The Five People You Meet in Heaven [ラフカット] (英語) ペーパーバック – 2006/3/1
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A specially produced paperback edition -- with flaps -- of the phenomenal #1 New York Times bestseller, that has sold more than six million copies in hardcover
Eddie is a grizzled war veteran who feels trapped in a meaningless life of fixing rides at a seaside amusement park. His days are a dull routine of work, loneliness, and regret.
Then, on his 83rd birthday, Eddie dies in a tragic accident, trying to save a little girl from a falling cart. He awakens in the afterlife, where he learns that heaven is not a lush Garden of Eden, but a place where your earthly life is explained to you by five people. These people may have been loved ones or distant strangers. Yet each of them changed your path forever.
One by one, Eddie's five people illuminate the unseen connections of his earthly life. As the story builds to its stunning conclusion, Eddie desperately seeks redemption in the still-unknown last act of his life: Was it a heroic success or a devastating failure The answer, which comes from the most unlikely of sources, is as inspirational as a glimpse of heaven itself.
In The Five People You Meet in Heaven, Mitch Albom gives us an astoundingly original story that will change everything you've ever thought about the afterlife -- and the meaning of our lives here on earth. With a timeless tale, appealing to all, this is a book that readers of fine fiction, and those who loved Tuesdays with Morrie, will treasure.
Mitch Albom is an author, playwright, and screenwriter who has written seven books, including the international bestseller Tuesdays with Morrie, the bestselling memoir of all time. His first novel, The Five People You Meet in Heaven, was an instant number-one New York Times bestseller that has since sold more than six million copies worldwide. Both books were made into acclaimed TV films. Mitch also works as a columnist and a broadcaster, and serves on numerous charitable boards. He lives with his wife, Janine, in Michigan.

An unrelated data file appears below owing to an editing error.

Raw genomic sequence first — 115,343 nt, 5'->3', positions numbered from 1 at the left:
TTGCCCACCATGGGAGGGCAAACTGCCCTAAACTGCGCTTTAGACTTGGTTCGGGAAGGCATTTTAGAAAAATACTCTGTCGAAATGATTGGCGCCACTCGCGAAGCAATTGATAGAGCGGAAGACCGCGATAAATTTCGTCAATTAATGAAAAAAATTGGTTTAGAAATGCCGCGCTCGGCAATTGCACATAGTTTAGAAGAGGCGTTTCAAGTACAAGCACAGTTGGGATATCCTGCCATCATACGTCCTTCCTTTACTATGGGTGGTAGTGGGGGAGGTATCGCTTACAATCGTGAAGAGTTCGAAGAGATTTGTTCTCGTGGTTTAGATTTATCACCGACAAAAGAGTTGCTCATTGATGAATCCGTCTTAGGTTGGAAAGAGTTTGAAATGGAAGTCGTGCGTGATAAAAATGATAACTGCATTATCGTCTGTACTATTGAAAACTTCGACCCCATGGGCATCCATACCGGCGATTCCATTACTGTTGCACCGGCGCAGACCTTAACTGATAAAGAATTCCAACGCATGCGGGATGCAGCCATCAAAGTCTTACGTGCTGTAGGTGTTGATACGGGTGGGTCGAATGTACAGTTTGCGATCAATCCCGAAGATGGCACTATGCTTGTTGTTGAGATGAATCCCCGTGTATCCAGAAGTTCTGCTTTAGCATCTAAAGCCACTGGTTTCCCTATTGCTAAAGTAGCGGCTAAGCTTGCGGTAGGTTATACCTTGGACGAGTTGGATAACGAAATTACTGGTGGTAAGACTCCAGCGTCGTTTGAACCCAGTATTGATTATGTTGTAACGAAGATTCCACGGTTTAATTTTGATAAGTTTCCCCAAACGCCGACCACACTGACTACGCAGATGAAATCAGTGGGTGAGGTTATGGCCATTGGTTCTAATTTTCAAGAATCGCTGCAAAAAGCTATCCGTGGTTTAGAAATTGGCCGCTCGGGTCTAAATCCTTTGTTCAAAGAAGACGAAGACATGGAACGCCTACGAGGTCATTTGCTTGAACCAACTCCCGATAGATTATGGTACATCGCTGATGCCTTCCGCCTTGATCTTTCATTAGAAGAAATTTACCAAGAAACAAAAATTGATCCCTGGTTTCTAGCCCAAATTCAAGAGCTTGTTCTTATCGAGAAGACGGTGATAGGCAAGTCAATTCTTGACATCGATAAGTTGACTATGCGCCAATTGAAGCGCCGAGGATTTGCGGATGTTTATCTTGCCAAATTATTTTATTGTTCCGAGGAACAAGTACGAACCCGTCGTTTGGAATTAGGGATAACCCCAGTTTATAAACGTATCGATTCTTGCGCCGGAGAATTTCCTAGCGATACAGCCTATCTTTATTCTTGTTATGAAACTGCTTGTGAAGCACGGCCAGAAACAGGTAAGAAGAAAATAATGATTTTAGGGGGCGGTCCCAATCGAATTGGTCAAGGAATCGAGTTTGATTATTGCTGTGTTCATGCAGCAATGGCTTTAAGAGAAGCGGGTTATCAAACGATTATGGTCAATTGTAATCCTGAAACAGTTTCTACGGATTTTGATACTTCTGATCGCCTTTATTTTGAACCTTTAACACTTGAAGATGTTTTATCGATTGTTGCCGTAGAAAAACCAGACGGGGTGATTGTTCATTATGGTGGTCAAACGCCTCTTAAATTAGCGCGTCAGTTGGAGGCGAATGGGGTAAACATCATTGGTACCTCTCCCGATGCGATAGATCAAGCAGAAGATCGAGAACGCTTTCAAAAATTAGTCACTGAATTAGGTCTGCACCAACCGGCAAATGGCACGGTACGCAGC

I was lucky enough to end the twenty-tens with a brilliant read, The Way: A Girl Who Dared To Rise. Picking another great book with which to start the ‘twenties has made me very happy.
Eddie is a fairground maintenance man with tonnes of experience of both life and his work. He is an Army veteran. On his eighty-third birthday, he meets with a tragic death while trying to save the life of a little girl who is a split second away from being crushed by one of the rides.
Death is not the end. It is the beginning.
Eddie arrives in Heaven and meets five people who have either had a significant effect on his life or whose lives he has significantly affected. He discovers much more than he ever knew about the back stories of his interactions with these people.
The book is beautifully crafted and very thought-provoking.
One of the people whom he meets in Heaven was never known to him during his life, yet she had a significant effect upon that life.
Another, predictably, so this is not really a spoiler, is his wife. Their love for each other made my heart boom and brought tears to my eyes. All five of the meetings stirred deep emotions in me.
There were several passages which resonated deeply with me.
As an adult runner, I have often spread my wings as I run through the countryside and imagined that I am an aeroplane, so I loved this:
It might have seemed ridiculous to anyone watching, this white-haired maintenance worker, all alone, making like an airplane. But the running boy is inside every man, no matter how old he gets.
Having lost my own father in March 2019, this short extract sprang off the page at me:
Through it all, despite it all, Eddie privately adored his old man, because sons will adore their fathers through even the worst behaviour. It is how they learn devotion. Before he can devote himself to God or a woman, a boy will devote himself to his father, even foolishly, even beyond explanation.